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Juneteenth Holiday Observed In Springfield

   The newest federal and Massachusetts state holiday was celebrated today in Springfield.

   Juneteenth, which commemorates the end of slavery in America, was observed in front of City Hall with speeches, a mayoral proclamation, 54th Regiment Civil War reenactors, and the raising of a Black Lives Matter flag.

   About 100 people attended the event that was co-hosted by Springfield City Councilors Trayce Whitfield and Justin Hurst, who are both members of the Juneteenth Jubilee Committee.

    "This has been a long time coming," Hurst said. "The fact that Juneteenth is now a federal holiday is long overdue."

    June 19th, or Juneteenth, marks the day in 1865 when Union Soldiers arrived in Galveston, Texas and announced the Civil War had ended and all enslaved people were free.

   It became a state holiday in Massachusetts after Gov. Charlie Baker last summer signed a COVID-19 relief bill that included a Juneteenth amendment sponsored by State Representative Bud Williams of Springfield.

   "If there is no George Floyd moment, we're not standing here," Williams said. "If there is no George Floyd moment, it wouldn't pass."

   Because June 19th falls on a Saturday this year, the holiday for government workers is Friday.

   Just this week, Congress passed legislation creating the Juneteenth federal holiday and President Biden signed it Thursday.    

   Massachusetts Congressman Richard Neal noted the holiday was approved in a rare show of bipartisanship – the Senate vote was unanimous and there 14 “no” votes in the House.

    "I was happy to cast my vote this week to celebrate this national holiday, but also to point out that our work is not done and the next step in Congress is to embrace The John Lewis Act," Neal said.

    Whitfield, who sponsored the order passed by the City Council and signed by Mayor Domenic Sarno earlier this month to make Juneteenth a municipal holiday, said she hopes more people will become aware of what the day signifies.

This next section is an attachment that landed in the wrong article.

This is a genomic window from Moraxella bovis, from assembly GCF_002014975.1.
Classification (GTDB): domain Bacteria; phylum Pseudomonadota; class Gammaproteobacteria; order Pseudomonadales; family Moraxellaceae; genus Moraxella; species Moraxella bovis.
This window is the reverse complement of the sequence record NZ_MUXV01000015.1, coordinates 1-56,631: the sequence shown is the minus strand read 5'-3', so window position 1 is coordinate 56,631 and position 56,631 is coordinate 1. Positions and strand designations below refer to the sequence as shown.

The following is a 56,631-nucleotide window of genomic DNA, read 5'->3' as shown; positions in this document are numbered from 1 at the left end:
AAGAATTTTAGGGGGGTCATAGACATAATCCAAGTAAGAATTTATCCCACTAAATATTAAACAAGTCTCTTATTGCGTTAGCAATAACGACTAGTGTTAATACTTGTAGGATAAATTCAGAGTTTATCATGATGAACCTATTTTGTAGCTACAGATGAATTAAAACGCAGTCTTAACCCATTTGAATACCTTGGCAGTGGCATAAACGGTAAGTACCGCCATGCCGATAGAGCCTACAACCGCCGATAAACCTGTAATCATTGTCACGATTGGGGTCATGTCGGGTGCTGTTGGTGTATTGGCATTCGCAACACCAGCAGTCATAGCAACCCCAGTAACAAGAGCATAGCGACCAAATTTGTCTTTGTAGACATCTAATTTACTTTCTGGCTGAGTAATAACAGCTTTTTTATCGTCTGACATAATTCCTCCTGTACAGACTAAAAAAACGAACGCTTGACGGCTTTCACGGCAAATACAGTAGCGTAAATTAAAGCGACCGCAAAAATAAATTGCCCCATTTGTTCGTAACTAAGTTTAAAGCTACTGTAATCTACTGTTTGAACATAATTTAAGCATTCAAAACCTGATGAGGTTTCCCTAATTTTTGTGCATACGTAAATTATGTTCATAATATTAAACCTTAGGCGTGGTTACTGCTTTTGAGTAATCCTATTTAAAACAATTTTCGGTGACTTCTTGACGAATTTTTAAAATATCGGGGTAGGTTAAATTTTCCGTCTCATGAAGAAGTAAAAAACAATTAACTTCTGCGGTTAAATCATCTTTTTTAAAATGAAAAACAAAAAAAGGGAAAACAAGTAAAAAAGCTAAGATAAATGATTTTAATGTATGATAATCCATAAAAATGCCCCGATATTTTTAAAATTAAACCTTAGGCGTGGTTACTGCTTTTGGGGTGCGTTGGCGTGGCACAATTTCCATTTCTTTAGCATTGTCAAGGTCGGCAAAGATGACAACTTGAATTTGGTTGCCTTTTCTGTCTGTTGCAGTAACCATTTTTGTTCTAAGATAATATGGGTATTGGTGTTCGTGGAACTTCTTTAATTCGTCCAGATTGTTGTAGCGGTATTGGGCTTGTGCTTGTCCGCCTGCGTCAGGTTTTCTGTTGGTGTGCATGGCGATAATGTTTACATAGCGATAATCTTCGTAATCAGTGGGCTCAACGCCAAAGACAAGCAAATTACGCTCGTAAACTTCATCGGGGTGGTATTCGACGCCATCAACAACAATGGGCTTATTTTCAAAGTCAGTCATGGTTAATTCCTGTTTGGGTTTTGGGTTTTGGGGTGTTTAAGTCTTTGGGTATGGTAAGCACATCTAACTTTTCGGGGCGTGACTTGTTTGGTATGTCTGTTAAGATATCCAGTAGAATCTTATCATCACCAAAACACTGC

"It is not taught in schools and is not widely known in a lot of communities, so I hope if we keep having these celebrations and now that it is a national holiday, people will become more aware of what Juneteenth is about," Whitfield said.

           The Jubilee Committee has organized a festival that begins Friday night in Blunt Park with a vendor fair and a movie night with the screening of “Remember the Titans.”

     On Saturday, from 4 p.m.-7 p.m. in Court Square there will be musical performances, free food from Black-owned restaurants, underground railroad walking tours, and a COVID-19 vaccination clinic.

     "I want folks to come out and celebrate with us," Whitfield said.

     Also on Saturday, the Brethren Community Foundation is holding its annual Juneteenth Celebration at the Raymond Jordan Senior Center.  Arise for Social Justice will host their 11th annual Juneteenth event Saturday in Barrows Park.





Paul Tuthill is WAMC’s Pioneer Valley Bureau Chief. He’s been covering news, everything from politics and government corruption to natural disasters and the arts, in western Massachusetts since 2007. Before joining WAMC, Paul was a reporter and anchor at WRKO in Boston. He was news director for more than a decade at WTAG in Worcester. Paul has won more than two dozen Associated Press Broadcast Awards. He won an Edward R. Murrow award for reporting on veterans’ healthcare for WAMC in 2011. Born and raised in western New York, Paul did his first radio reporting while he was a student at the University of Rochester.
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